Of Dark Nights, Generators and Moreh Lamps -- Pages from My Imphal Diary

On that very day I reached home, I was glad my loving family and a few good friends greeted me. Later when the afternoon transcended to evening, my sister informed me that it was a load shedding day, a privilege we enjoy only in Manipur. With an optimistic mood, I thought it was a fabulous excuse of enjoying a lamtaa evening with the thaabal lighting up our shumaang.

Of course I started enjoying one such evening until the sound of generator from one of our neighbours perturbed the serenity of the lovely calm evening that was later surpassed to a noisy night. I yawned and called that a day. Waking up to the chirps of early morning sendraangs or sembraangs has been an aesthetic experience for me every time I visit my hometown. But the first day I woke up, it was already 6 A.M. and quite sadly I wasn’t awakened by the chirpings of those sendraangs or sembaangs. A pestering sound of some machine perturbed my ear drums and on being asked I found out that it was the same generator from the previous night. It was a daily ritual for the family to put on the generator to make up for the energy, probably, that they need during the day. I swore something under my breath but could not make it audible for anyone. I had no choice but to reconcile my logic with my expectations out of the sabbatical. I murmured: ‘Welcome to Manipur where electricity is a luxury only among some sections of the hoi polloi’. 

Most of us consider it a ritual to buy generators (that come at a price range between 5 and 20 thousands INR) and inverters. We would never ponder on why we are deprived of getting regular power supply. We are like running around the problem rather than finding its permanent solution. In my earnest opinion, electricity should be one strong issue for which a wake-up call among the masses is a must. After all, the electricity bill is asked to be paid regularly if not ‘mei kakpa’, hey naa? (Guess whose habitual word it is.)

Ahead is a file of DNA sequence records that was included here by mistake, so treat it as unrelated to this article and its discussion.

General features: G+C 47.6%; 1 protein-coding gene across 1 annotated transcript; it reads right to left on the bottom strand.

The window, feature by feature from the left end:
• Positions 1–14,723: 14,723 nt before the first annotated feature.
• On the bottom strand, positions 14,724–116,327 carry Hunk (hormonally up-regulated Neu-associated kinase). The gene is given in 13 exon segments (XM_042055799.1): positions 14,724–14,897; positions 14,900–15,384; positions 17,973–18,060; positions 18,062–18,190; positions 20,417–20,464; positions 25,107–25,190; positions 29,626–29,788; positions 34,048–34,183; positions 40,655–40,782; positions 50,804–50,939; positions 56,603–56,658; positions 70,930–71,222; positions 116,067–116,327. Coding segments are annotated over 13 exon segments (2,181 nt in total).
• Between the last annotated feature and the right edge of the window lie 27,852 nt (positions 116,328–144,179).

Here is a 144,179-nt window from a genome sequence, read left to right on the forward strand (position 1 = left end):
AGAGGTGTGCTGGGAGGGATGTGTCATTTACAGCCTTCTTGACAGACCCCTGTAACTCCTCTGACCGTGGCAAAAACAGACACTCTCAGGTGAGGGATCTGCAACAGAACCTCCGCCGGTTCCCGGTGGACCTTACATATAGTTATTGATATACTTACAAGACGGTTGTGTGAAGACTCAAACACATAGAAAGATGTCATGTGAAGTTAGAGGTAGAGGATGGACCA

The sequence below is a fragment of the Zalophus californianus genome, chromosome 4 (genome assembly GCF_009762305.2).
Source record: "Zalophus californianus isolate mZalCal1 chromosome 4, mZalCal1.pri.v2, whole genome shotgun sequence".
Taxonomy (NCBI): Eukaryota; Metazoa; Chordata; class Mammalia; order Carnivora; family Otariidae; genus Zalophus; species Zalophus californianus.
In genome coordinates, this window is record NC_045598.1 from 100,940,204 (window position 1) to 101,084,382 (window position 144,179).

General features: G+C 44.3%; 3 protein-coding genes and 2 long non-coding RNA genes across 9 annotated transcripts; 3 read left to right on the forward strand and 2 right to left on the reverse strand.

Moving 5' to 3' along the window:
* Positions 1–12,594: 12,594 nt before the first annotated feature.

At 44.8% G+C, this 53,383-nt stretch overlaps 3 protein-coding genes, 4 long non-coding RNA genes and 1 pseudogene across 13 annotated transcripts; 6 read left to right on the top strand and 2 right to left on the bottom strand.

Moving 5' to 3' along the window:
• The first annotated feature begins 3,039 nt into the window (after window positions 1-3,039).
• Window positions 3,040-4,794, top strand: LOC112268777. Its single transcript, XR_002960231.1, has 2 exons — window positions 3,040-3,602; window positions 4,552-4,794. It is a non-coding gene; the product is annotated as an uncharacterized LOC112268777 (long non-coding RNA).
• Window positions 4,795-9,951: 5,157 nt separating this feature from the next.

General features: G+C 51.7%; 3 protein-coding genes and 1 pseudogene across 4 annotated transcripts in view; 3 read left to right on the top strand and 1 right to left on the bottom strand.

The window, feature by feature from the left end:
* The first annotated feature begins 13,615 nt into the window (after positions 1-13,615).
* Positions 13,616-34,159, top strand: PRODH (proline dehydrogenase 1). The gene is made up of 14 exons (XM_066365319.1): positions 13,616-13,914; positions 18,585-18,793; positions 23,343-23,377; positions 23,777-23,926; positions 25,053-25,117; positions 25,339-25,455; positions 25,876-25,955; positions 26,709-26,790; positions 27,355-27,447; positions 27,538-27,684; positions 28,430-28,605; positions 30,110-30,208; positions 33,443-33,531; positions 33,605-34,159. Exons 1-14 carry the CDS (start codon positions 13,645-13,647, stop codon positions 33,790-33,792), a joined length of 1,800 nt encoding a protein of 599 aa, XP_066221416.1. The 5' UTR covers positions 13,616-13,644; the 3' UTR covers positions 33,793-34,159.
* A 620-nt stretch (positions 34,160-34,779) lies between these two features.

Statistics may lie but this sounds interesting. Last week, in a meeting of the State Advisory Committee for Manipur of the Joint Electricity Regulatory Commission for Manipur and Mizoram, it was mentioned that out of a total 20 lakh population in Manipur’s valley districts, there are merely 1.5 lakh consumers. So in a leikai of 100 people, nearly seven to eight people consume electricity and these people never pay their bills on time. The other seventy-odd people either get their own electricity with a little help from the bamboo sticks, which are always available near a transformer. Or they don’t use electricity at all. 

By the way, I can’t understand one thing about the billing system on the consumption of electricity at each and every home. I asked one of the billing guys on what basis the bills are charged and also asked why the pay-per-metre system is not applicable in our state. He thought he was humorous when he replied, ‘Ebemma metre da paradee tha amada lising-gi mathakta adum laakani... akhoina saariba rate si yarabani’. I scratched my head in disbelief, halted the conversation but asked myself, ‘meibu kayaam laakladana akhoina sijinaba fangdoino’. Ridiculous! Right? Well, that’s the truth most of us are used to. Most of the homes in Manipur are charged with an electric bill though they hardly get the electricity. Now isn’t that ironic? Don’t you think? It’s like dark nights when you are paying your bill; and it’s a Moreh lamp when you have the inverter-charged tube lights switched off. (recalling Alanis Morisette’s ‘Ironic’) . Nevertheless, the Moreh lamps are a blessing in disguise for many families in Manipur. 

These lamps are available everywhere at the Kwairambandh Keithel or the International Moreh Market. The price of these Moreh lamps range between 100 and 600 INR and hence easily affordable. One can make the choice as per the budget and carry home any of the lamps with the brightest hope to light up the dark rooms. The Moreh karobaar-waalas have benefited a lot from this Moreh line of work. Every day you will find hundreds of customers swarming up at those tiny shops or roadside spreads of Moreh lamps that are available in many shapes and size and in any colour of your choice. I did get two lamps, one for my sister so that it could be of some help during her tuition hours and one for myself just to flaunt among my friends in Delhi that ‘this is the YO lamp which is damn popular in Manipur these days and guess what it lights up the entire room just like a small tube light’. Of course it would sound really stupid to flaunt about one such lamp in a city where power issue is a siki-anaah problem. Well, well, one of the good stale news is that Manipur may get 20 hours of electric supply soon, very soon. 

The concerned bodies are working hard (really?) on making this project a success (Hope it’s not another successfully failed attempt). 20 hours of electric supply on a single day? Let there be light!

This article was published on 1 Apr 2012
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